In recent months Cosmetics Design has reported on various manufacturers having to pull their products from shelves due to one thing or another. Here we round up the who, what and why….
Banana Boat topped the recall list recently in volume and bizarre-factor, as its manufacturer Energizer issued a voluntary recall of nearly half a million sun care products on five reports of people catching fire after use.
The company removed 23 different varieties of UltraMist sunscreen from store shelves that it says, ran the risk of catching fire if contact was made with open flames before the product was completely dry.
The issue apparently lay with the product's spray valve, said to be larger than the average spray bottle, which was over-applying the sunscreen and as a result taking longer to dry, raising the flammability risk.
Meanwhile back in May, it was all eyes on Unilever as it went on the record to say that it had begun to receive “a greater-than-expected number of complaints about its Suave Professionals Keratin Infusion 30-Day Smoothing Kit,” and had therefore discontinued the product and recalled it from retail stores.
The global player has in recent months been hit with various lawsuits in regards to alleged false, deceptive and misleading claims in connection with its Suave Professionals Keratin Infusion 30 Day Smoothing Kit where women throughout the US have come forward to claim that they had experienced hair loss to the point of "visible bald spots, terrible breakage, discoloration… some of them had injury or burning to the scalp” as a result of using the kit.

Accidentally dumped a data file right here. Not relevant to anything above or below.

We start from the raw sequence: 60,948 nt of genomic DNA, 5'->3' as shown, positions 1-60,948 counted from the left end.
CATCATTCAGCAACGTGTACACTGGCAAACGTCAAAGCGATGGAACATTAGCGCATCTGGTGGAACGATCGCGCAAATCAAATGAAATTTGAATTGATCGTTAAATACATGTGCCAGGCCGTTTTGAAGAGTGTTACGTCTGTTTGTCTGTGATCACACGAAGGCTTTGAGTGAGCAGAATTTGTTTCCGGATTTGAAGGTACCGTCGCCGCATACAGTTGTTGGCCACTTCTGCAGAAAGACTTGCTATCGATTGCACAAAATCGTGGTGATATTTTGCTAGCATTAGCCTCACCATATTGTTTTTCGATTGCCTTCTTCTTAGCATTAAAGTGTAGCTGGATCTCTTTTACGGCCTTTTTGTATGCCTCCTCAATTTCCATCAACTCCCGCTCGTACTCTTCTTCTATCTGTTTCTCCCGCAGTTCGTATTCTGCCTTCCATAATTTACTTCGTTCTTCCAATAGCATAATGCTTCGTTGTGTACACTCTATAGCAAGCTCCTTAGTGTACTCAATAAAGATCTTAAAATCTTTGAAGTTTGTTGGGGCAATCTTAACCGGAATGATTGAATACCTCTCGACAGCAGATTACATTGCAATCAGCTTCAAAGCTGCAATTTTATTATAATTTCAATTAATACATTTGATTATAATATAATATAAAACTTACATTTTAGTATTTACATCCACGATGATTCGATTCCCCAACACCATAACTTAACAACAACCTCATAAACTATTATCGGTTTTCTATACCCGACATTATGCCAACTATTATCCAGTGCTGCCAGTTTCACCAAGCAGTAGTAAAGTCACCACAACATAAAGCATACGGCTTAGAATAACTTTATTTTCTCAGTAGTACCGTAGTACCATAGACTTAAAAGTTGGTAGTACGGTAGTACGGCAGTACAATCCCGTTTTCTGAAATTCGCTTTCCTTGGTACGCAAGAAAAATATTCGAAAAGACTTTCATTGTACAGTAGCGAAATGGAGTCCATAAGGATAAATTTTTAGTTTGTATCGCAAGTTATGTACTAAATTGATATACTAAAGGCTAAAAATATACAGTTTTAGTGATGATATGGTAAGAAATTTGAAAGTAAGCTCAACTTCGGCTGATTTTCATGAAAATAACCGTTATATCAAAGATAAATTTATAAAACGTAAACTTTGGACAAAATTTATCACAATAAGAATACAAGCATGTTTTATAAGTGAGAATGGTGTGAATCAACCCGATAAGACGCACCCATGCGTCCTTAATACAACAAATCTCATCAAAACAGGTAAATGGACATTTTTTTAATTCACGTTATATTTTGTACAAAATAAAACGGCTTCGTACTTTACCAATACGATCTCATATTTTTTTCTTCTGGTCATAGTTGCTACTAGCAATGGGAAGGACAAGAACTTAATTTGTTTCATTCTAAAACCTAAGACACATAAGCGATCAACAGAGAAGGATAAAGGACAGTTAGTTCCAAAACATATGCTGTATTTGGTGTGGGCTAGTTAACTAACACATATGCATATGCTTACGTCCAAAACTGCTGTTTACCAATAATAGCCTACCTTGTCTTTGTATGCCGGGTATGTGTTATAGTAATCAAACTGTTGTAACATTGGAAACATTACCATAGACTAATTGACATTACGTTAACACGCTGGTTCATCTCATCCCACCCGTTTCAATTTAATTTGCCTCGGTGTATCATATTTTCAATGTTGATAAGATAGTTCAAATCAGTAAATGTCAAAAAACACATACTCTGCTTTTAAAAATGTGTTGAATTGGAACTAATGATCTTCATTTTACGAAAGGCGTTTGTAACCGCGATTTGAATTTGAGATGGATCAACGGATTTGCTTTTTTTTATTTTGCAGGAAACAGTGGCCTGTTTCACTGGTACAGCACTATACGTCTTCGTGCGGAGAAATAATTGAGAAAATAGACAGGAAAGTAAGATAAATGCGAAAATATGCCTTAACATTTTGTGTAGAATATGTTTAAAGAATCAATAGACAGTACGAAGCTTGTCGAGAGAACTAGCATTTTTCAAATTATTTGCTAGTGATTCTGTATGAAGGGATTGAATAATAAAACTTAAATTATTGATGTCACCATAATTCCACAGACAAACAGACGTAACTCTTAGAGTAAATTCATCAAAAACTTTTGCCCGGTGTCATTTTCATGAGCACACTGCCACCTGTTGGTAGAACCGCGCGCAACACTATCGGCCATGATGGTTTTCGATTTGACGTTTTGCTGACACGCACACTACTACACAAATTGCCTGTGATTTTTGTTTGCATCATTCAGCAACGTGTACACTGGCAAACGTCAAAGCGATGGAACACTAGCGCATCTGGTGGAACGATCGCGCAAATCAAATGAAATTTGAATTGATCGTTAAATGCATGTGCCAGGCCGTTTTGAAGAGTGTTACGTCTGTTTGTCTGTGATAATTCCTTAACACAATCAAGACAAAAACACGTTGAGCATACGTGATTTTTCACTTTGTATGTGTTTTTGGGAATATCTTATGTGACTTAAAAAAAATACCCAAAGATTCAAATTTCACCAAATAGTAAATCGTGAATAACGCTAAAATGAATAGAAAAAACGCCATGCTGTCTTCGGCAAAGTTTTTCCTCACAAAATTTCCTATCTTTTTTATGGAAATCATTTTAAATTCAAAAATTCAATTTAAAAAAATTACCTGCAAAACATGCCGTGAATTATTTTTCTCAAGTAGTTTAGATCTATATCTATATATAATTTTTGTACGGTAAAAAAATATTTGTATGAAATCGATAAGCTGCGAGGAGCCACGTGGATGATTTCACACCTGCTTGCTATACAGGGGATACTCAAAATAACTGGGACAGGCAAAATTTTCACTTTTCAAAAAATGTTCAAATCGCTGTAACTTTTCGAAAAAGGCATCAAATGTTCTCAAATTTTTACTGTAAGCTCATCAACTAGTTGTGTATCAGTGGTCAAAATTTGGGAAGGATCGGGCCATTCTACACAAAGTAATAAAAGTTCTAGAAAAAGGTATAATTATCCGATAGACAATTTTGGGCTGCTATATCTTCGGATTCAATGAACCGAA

Elsewhere, Johnson & Johnson took the decision to recall its Aveeno baby care lotion products from store shelves back in April in Alabama, Arkansas, Florida, Georgia, Mississippi, Tennessee and Texas after a sample product tested by the FDA exceeded specifications for common bacteria.
State of today’s cosmetics
In light of the recent recalls and findings of unsafe ingredients in cosmetics, the House Energy and Commerce Committee called the first official Congressional hearing on cosmetics safety in more than 30 years back in March.
Despite in many cases, the levels of these chemicals being low and well below recommended safety limits; HECC called the meeting to ‘examine the current state of cosmetics' and to discuss the recent findings of mercury in face cream, lead found in lipstick and formaldehyde in hair products.
Call for uniform standard
The cosmetics industry has been regulated by the FDA since the enactment of the Federal Food, Drug and Cosmetic Act of 1938 (FFDCA). FFDCA prohibits the introduction of adulterated or misbranded cosmetics into interstate commerce and provides for seizure, criminal penalties and other enforcement authorities for violations of the FFDCA.
In recent years, some States have considered legislation that would affect the ingredients that can be used in cosmetic products, and some groups have called for national standards for ingredients of cosmetic products that are reviewed by the FDA.
Given the flow of cosmetic products between States, a uniform standard for cosmetic ingredients would serve to further public health by ensuring these decisions are made using sound science and ensure that the interstate flow of cosmetic products is not disrupted by differing State standards.